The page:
Meanwhile, the film cuts back and forth in time across a span of some 40 years to show De Vere as a teen, seducing the Queen with his brilliance and charm. De Vere is so skilled a poet that he can invent a verse on the concept of truth at the queen’s behest, and simply praising the vivacity of Italian women gets the queen into his bed. The results of their amorous affair will be felt far into the future, as different characters’ knowledge of the tryst has an effect on the way that the plot plays itself out. It’s a labyrinthine exercise indeed, which culminates in a finale which is alternately shocking in its brutality and perversion. Perhaps not as shocking as it might have been had Anonymous been released at the end of the 14th century, but a twist of Fate’s knife nonetheless. And as any tragic hero must, despite his alleged genius, De Vere falls for simple blackmail again and again. His best laid plans are brought to shambles, in spirit-crushing ways.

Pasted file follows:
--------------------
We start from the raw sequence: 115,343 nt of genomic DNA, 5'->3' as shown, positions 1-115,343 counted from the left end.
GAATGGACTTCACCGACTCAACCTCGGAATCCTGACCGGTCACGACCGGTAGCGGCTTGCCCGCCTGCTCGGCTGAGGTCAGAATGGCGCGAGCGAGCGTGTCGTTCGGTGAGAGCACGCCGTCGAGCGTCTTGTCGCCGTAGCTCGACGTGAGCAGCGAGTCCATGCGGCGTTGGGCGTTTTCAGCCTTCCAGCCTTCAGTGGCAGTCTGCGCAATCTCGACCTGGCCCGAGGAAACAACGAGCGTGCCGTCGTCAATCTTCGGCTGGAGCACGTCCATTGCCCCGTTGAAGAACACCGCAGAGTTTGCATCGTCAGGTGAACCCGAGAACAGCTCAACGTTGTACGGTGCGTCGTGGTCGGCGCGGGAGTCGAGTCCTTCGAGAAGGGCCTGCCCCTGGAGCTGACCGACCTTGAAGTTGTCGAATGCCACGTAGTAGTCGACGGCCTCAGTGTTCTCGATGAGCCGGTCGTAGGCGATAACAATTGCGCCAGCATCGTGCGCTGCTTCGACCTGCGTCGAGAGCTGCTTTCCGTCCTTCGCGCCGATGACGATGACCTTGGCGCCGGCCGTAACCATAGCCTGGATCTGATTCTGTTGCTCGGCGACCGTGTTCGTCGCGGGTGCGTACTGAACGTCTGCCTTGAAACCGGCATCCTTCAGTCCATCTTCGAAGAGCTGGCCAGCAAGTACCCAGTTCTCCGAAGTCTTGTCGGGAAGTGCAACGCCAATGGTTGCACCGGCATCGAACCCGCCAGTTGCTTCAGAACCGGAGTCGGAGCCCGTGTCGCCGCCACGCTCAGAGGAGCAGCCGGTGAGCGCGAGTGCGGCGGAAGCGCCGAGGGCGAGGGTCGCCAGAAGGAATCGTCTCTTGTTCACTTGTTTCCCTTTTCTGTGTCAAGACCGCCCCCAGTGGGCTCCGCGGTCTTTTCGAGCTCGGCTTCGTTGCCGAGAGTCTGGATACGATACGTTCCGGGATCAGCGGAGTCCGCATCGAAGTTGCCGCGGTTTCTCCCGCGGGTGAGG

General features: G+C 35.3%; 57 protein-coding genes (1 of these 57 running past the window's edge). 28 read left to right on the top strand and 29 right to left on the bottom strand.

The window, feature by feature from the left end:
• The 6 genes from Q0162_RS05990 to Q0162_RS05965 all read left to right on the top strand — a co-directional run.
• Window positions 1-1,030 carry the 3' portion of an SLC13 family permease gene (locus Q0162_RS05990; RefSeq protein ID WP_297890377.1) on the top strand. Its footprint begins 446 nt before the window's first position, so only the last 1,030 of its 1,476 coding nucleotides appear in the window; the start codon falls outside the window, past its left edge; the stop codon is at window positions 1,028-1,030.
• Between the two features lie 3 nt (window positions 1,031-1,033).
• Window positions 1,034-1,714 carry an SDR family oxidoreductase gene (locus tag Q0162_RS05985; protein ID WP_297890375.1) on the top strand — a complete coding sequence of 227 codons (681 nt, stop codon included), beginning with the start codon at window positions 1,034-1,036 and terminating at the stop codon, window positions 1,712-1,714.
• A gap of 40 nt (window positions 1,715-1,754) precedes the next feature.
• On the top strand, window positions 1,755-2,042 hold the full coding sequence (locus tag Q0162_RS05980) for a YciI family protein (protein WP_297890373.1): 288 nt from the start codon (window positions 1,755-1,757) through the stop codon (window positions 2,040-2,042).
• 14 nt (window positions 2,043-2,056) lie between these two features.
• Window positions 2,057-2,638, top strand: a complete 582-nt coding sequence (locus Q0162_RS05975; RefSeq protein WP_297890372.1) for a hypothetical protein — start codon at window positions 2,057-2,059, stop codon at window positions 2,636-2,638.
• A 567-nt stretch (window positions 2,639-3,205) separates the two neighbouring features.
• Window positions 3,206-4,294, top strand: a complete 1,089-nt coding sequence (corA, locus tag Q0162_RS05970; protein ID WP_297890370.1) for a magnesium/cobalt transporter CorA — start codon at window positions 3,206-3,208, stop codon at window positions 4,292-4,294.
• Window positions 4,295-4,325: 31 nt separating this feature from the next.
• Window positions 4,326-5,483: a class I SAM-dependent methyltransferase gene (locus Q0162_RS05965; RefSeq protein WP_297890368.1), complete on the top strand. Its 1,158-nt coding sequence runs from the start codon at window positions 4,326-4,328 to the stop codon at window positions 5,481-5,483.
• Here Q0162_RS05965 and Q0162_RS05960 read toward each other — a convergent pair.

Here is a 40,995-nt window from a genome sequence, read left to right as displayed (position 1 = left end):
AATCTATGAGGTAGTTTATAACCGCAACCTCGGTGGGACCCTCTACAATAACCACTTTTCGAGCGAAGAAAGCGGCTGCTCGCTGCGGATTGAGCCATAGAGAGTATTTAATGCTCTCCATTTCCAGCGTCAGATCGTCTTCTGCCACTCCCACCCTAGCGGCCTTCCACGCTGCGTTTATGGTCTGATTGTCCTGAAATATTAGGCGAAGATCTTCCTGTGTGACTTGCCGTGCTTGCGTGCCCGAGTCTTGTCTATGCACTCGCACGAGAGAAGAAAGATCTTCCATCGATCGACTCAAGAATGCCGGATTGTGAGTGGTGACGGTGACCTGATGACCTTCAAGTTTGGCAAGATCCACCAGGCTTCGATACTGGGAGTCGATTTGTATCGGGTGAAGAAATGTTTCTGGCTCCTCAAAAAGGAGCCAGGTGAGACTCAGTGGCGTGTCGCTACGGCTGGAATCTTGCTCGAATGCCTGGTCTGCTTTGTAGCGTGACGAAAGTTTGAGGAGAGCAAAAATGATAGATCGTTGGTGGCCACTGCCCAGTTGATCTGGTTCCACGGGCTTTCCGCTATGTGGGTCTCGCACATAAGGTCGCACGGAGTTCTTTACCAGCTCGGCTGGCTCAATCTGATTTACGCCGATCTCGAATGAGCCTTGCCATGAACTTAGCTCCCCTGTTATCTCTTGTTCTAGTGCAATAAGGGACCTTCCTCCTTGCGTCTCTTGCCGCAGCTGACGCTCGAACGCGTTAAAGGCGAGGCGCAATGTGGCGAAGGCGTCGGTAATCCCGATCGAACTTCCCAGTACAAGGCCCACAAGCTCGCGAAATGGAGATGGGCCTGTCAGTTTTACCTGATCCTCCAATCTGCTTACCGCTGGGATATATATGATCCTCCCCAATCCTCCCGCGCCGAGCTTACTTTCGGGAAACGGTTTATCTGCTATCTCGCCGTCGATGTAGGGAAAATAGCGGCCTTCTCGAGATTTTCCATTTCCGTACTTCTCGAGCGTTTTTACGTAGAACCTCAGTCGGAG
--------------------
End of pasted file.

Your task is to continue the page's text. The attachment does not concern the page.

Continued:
Which is to say that though the movie fails to match Shakespeare in execution or ingenuity, it remains yet a solid imitation – and as they say, imitation is the sincerest of flattery. Though the characters are difficult at first to keep stock of, the unspoken double-dealing of political maneuvering is a great treat lightened by the character of Will Shakespeare as the comic relief. Anonymous may not be a masterpiece from Emmerich, but the point of a passion project is not necessarily to create something extra-ordinary; rather, it’s to focus your effort on that which most interests you. While I don’t understand Emmerich’s desire to create this film, and while I don’t believe it’s the best it could have been, it’s a successful work precisely because getting it made in the first place was the measure of success.